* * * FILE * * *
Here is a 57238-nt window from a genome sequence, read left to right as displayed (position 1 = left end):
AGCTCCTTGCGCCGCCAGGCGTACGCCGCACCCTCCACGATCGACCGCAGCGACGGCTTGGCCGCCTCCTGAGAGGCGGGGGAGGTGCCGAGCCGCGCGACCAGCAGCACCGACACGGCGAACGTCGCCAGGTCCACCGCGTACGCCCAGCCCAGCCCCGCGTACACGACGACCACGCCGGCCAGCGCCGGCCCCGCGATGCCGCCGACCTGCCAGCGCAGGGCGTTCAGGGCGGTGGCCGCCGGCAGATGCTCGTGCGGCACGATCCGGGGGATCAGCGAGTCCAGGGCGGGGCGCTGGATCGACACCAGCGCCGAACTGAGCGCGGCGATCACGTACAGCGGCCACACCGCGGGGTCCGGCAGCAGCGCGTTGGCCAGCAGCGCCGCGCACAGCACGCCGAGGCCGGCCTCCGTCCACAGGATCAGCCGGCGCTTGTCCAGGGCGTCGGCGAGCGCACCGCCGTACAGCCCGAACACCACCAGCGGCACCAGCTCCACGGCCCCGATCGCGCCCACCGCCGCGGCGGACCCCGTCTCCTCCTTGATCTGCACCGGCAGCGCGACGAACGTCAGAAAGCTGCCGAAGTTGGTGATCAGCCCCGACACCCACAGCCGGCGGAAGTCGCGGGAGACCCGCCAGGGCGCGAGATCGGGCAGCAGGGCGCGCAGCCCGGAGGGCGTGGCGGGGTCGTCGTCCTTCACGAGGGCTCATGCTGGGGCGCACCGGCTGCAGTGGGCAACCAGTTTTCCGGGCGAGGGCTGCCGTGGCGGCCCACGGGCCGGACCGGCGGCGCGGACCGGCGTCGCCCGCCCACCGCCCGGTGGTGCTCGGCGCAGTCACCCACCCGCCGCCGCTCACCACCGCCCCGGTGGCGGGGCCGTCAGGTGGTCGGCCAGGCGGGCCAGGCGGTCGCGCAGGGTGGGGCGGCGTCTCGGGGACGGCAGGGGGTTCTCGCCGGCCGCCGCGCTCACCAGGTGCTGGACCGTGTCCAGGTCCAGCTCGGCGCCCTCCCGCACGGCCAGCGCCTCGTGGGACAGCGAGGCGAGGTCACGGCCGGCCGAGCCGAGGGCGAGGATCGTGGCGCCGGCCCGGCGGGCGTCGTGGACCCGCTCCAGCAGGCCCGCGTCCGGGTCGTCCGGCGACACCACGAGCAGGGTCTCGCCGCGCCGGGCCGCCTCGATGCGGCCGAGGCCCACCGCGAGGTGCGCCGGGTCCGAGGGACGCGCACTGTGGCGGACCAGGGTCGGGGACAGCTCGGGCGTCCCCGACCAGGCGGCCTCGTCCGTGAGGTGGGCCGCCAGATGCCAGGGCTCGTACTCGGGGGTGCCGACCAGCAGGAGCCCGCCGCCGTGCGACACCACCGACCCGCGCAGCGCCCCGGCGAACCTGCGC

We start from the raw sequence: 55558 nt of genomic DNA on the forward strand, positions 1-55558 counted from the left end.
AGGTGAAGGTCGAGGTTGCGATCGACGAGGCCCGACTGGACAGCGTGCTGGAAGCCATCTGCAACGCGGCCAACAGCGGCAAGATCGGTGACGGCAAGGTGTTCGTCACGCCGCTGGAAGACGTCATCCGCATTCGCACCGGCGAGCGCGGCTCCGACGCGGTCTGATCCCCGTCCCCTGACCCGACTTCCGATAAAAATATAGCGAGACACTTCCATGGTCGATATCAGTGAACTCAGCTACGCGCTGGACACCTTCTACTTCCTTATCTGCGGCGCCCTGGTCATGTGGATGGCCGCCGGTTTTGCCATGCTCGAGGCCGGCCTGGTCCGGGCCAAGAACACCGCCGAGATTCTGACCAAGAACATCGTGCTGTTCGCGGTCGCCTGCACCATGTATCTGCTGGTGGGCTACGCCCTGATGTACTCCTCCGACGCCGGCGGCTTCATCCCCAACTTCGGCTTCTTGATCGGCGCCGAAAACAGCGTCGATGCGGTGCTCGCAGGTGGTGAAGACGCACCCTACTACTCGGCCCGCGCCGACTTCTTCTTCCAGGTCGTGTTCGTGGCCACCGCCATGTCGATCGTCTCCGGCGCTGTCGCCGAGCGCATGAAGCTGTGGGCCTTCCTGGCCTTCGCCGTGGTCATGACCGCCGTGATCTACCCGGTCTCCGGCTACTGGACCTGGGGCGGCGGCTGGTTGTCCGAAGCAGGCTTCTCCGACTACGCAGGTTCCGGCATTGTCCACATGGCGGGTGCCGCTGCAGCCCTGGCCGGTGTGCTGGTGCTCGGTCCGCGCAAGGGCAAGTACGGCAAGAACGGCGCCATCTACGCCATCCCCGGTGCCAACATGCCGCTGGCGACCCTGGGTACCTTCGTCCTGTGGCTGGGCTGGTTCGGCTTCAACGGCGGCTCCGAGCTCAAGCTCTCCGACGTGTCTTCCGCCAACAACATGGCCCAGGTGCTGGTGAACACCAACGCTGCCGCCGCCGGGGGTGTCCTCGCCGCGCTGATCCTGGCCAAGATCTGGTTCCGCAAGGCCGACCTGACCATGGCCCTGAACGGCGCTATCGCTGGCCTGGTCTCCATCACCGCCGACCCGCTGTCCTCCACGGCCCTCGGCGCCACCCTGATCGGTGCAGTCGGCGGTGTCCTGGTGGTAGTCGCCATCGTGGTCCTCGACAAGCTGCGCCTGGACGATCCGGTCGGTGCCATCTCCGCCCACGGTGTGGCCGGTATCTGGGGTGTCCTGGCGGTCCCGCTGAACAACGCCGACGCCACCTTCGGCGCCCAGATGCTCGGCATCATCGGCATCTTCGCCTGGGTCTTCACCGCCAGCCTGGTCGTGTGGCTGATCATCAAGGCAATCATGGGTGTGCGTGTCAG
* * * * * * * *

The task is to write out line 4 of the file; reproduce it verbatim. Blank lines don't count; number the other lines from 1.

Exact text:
AGGTGAAGGTCGAGGTTGCGATCGACGAGGCCCGACTGGACAGCGTGCTGGAAGCCATCTGCAACGCGGCCAACAGCGGCAAGATCGGTGACGGCAAGGTGTTCGTCACGCCGCTGGAAGACGTCATCCGCATTCGCACCGGCGAGCGCGGCTCCGACGCGGTCTGATCCCCGTCCCCTGACCCGACTTCCGATAAAAATATAGCGAGACACTTCCATGGTCGATATCAGTGAACTCAGCTACGCGCTGGACACCTTCTACTTCCTTATCTGCGGCGCCCTGGTCATGTGGATGGCCGCCGGTTTTGCCATGCTCGAGGCCGGCCTGGTCCGGGCCAAGAACACCGCCGAGATTCTGACCAAGAACATCGTGCTGTTCGCGGTCGCCTGCACCATGTATCTGCTGGTGGGCTACGCCCTGATGTACTCCTCCGACGCCGGCGGCTTCATCCCCAACTTCGGCTTCTTGATCGGCGCCGAAAACAGCGTCGATGCGGTGCTCGCAGGTGGTGAAGACGCACCCTACTACTCGGCCCGCGCCGACTTCTTCTTCCAGGTCGTGTTCGTGGCCACCGCCATGTCGATCGTCTCCGGCGCTGTCGCCGAGCGCATGAAGCTGTGGGCCTTCCTGGCCTTCGCCGTGGTCATGACCGCCGTGATCTACCCGGTCTCCGGCTACTGGACCTGGGGCGGCGGCTGGTTGTCCGAAGCAGGCTTCTCCGACTACGCAGGTTCCGGCATTGTCCACATGGCGGGTGCCGCTGCAGCCCTGGCCGGTGTGCTGGTGCTCGGTCCGCGCAAGGGCAAGTACGGCAAGAACGGCGCCATCTACGCCATCCCCGGTGCCAACATGCCGCTGGCGACCCTGGGTACCTTCGTCCTGTGGCTGGGCTGGTTCGGCTTCAACGGCGGCTCCGAGCTCAAGCTCTCCGACGTGTCTTCCGCCAACAACATGGCCCAGGTGCTGGTGAACACCAACGCTGCCGCCGCCGGGGGTGTCCTCGCCGCGCTGATCCTGGCCAAGATCTGGTTCCGCAAGGCCGACCTGACCATGGCCCTGAACGGCGCTATCGCTGGCCTGGTCTCCATCACCGCCGACCCGCTGTCCTCCACGGCCCTCGGCGCCACCCTGATCGGTGCAGTCGGCGGTGTCCTGGTGGTAGTCGCCATCGTGGTCCTCGACAAGCTGCGCCTGGACGATCCGGTCGGTGCCATCTCCGCCCACGGTGTGGCCGGTATCTGGGGTGTCCTGGCGGTCCCGCTGAACAACGCCGACGCCACCTTCGGCGCCCAGATGCTCGGCATCATCGGCATCTTCGCCTGGGTCTTCACCGCCAGCCTGGTCGTGTGGCTGATCATCAAGGCAATCATGGGTGTGCGTGTCAG